Police say they have evidence discovered in multiple locations that places 5-year-old Elizabeth Shelley in her uncle’s presence, both in and outside the missing Logan girl’s home.

That evidence has been forensically tested and is being used to build a criminal case against Alexander Whipple, said Logan Police Capt. Tyson Budge at a press conference Monday.

Whipple, 21, and the child were both reported missing from a northwest Logan home at about 10 a.m. Saturday.

While search parties were concentrating their hunt for Elizabeth in the residential neighborhood surrounding her home, Whipple was spotted in the Hyrum area and taken into custody Saturday afternoon. Police questioned him for hours, but he has reportedly been uncooperative from the start.

“Everything he has done has been quite deceitful, and we have no reason to believe that anything he told us was accurate,” Budge said.

Shelley’s family released a short, written statement on Monday that was read aloud by Jill Parker, a spokesperson for the Cache County Victim’s Advocate office, during the police press conference.

“As a family, we are overwhelmed, scared and saddened by the recent, tragic events that have touched our lives,” the statement said. “We are grateful for all those who continue to search and help, and we would like to thank law enforcement, volunteers and all other agencies and businesses for their tireless efforts to find our daughter … and we continue to hope for the safe return of our sweet, girl Lizzy.”

The disappearance sent shock waves through the Logan community and statewide after it was reported on Saturday. Police were inundated with requests from the public to help search for Elizabeth, but they asked volunteers to hold off while searchers from a variety of state and local agencies were deployed. Help has also come from a group of FBI agents with experience in child-abduction cases.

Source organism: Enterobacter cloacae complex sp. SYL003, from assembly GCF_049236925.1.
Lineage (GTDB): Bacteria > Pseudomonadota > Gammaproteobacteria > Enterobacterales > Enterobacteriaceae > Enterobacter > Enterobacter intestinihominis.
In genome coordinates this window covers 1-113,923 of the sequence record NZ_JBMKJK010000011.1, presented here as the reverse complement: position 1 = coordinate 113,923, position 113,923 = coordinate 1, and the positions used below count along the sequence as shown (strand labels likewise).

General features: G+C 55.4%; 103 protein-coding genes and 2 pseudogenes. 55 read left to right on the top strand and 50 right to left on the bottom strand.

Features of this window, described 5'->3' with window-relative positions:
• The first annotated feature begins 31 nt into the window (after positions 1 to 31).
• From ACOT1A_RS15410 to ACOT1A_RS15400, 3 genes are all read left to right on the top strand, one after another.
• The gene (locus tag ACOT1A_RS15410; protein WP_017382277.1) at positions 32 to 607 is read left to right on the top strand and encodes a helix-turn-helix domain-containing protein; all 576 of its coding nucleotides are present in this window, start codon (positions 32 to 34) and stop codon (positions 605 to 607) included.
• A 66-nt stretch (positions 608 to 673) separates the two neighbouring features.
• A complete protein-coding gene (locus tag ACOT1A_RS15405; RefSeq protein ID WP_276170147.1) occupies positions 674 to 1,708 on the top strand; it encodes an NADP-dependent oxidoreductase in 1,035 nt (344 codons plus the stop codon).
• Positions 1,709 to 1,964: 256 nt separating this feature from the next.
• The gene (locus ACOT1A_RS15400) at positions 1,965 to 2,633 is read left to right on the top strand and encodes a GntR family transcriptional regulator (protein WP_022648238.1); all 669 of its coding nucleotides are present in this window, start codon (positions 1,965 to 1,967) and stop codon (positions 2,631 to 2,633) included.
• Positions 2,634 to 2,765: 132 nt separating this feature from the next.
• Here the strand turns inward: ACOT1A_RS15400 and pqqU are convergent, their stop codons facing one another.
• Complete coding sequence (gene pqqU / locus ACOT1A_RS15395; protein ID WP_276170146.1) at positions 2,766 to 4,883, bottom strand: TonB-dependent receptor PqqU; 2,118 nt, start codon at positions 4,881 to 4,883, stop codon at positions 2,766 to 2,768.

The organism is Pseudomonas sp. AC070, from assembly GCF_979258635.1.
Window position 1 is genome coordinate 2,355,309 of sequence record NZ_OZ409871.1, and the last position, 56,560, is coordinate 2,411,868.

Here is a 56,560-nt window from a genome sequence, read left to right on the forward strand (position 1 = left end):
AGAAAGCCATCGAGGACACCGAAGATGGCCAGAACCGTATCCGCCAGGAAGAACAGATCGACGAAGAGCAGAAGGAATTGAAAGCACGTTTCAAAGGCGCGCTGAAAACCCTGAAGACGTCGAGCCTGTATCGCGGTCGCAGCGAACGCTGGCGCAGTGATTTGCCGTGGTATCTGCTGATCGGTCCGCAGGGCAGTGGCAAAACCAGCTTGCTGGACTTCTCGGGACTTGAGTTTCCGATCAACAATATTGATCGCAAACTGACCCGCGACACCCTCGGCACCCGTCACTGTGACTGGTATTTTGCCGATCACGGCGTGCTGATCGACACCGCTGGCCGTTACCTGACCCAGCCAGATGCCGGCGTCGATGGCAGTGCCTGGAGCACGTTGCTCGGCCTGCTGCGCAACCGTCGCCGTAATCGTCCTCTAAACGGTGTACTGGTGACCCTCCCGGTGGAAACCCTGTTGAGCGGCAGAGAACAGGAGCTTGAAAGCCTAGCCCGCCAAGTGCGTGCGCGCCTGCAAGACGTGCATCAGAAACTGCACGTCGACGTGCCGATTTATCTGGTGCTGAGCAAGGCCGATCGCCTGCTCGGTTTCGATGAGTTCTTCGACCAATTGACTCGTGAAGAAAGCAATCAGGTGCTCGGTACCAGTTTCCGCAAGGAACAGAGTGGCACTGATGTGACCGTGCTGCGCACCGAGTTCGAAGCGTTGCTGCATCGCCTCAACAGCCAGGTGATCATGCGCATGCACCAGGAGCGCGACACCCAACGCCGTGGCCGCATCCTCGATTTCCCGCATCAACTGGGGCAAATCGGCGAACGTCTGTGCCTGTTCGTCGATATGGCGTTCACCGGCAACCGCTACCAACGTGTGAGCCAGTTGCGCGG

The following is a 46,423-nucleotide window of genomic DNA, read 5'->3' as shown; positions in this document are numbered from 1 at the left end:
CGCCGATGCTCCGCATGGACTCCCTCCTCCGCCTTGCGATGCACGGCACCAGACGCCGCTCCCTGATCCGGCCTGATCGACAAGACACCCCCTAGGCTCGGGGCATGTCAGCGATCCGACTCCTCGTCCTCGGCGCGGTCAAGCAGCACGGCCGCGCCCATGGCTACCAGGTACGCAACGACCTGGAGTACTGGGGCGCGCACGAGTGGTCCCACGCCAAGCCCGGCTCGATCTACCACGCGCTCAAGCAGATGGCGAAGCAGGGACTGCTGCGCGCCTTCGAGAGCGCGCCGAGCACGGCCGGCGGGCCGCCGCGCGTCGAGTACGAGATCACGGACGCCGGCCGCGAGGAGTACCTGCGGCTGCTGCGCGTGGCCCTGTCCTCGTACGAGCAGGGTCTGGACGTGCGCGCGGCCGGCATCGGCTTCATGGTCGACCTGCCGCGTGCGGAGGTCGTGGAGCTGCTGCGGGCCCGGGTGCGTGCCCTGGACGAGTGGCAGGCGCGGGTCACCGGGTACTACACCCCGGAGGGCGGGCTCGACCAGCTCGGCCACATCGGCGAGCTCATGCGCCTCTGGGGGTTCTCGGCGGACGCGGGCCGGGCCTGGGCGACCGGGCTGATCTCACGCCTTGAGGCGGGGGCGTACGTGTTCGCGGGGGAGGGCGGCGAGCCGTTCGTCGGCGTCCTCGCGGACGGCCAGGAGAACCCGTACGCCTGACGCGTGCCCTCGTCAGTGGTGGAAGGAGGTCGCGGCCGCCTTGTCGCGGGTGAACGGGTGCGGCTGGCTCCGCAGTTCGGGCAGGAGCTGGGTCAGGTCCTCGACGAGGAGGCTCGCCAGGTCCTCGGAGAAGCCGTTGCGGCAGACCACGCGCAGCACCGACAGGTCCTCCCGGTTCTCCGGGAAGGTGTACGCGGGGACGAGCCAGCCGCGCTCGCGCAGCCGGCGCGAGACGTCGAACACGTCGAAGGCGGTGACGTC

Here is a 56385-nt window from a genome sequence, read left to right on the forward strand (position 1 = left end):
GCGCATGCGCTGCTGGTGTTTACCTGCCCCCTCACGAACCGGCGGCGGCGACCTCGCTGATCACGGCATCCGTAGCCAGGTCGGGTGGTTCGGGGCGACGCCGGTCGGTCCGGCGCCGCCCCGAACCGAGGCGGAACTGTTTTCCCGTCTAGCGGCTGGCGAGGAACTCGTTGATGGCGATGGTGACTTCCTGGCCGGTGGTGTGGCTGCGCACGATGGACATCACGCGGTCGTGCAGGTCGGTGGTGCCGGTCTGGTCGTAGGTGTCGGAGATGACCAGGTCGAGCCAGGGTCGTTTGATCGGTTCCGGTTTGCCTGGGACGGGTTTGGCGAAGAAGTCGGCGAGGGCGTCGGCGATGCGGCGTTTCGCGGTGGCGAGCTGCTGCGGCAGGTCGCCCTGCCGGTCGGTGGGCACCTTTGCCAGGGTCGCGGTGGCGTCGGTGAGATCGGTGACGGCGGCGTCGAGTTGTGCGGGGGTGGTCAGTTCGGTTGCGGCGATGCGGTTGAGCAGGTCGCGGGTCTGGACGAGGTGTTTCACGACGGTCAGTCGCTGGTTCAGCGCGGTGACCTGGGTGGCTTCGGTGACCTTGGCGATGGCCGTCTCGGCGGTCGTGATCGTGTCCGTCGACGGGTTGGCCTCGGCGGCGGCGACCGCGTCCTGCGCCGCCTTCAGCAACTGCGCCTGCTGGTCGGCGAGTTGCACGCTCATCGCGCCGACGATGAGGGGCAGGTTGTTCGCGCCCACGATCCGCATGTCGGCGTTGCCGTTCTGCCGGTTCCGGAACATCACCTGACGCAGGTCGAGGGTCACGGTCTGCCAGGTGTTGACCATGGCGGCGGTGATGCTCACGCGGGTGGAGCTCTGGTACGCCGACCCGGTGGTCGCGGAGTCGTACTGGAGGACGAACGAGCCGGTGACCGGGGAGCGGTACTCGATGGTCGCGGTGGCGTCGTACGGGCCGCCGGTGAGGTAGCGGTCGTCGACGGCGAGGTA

The search has been highly methodical, with multiple teams going door-to-door, talking with residents and obtaining their permission to search homes, garages and sheds inside and out in a multiple-block radius surrounding the family’s home.

Since Saturday, the search has spread out farther from the neighborhood and throughout southwest Logan. Teams have also scoured fields, ditches and other locations in the Hyrum and Mt. Sterling areas.

“This is a very physically, mentally and emotionally draining event,” Budge said over the weekend. “It takes numerous resources and manpower. People do not want to leave and we have to make them, knowing they will be the first back in tomorrow morning.”

As if the situation wasn’t hard enough, Budge said there has been misinformation shared on social media that police are simply not able to compete with because it is spread so quickly.

“It does not help the investigation and it is not fair to the family of the missing child,” he said.

Whipple was initially booked into the jail on an arrest warrant obtained after he allegedly violated probation related to the 2017 theft a truck in the Salt Lake County area.

In that incident, he reportedly fled from police when a Utah Highway Patrol trooper attempted a traffic stop for speeding and failure to maintain a single lane of travel. Whipple was apprehended in Orem and eventually convicted of theft by receiving stolen property, a second-degree felony, and failure to stop at the command of a police officer.

Prison time on those charges was suspended, and Whipple was ordered to spend 180 days in a Salt Lake County jail on a DUI charge in that same case, with credit for 113 days served.

Whipple was ordered to complete five years of probation in conjunction with this case, and court records reveal he was progressing well until the beginning of this year, when he started missing classes and appointments with his treatment provider and counselor.

In March, he reportedly told his probation officer he was going through some personal issues and it was beginning to affect his treatment. By early April, he was no longer in contact with his probation officer, and a Salt Lake District Court judge issued a warrant for his arrest with bail set at $25,000.

In addition to the Salt Lake County arrest warrant, Whipple is also being held locally on a number of misdemeanor offenses, including failure to disclose his identity, unlawful purchase of alcohol by an interdicted person, failure to stop at the command of a police officer, plus possession of marijuana and drug paraphernalia.

Bail in these cases has been set at $20,000, but formal charges have not been filed at this time.

amacavinta@hjnews.com Twitter: amacavinta

Amy Macavinta is the crime reporter for The Herald Journal. She can be reached at amacavinta@hjnews.com.

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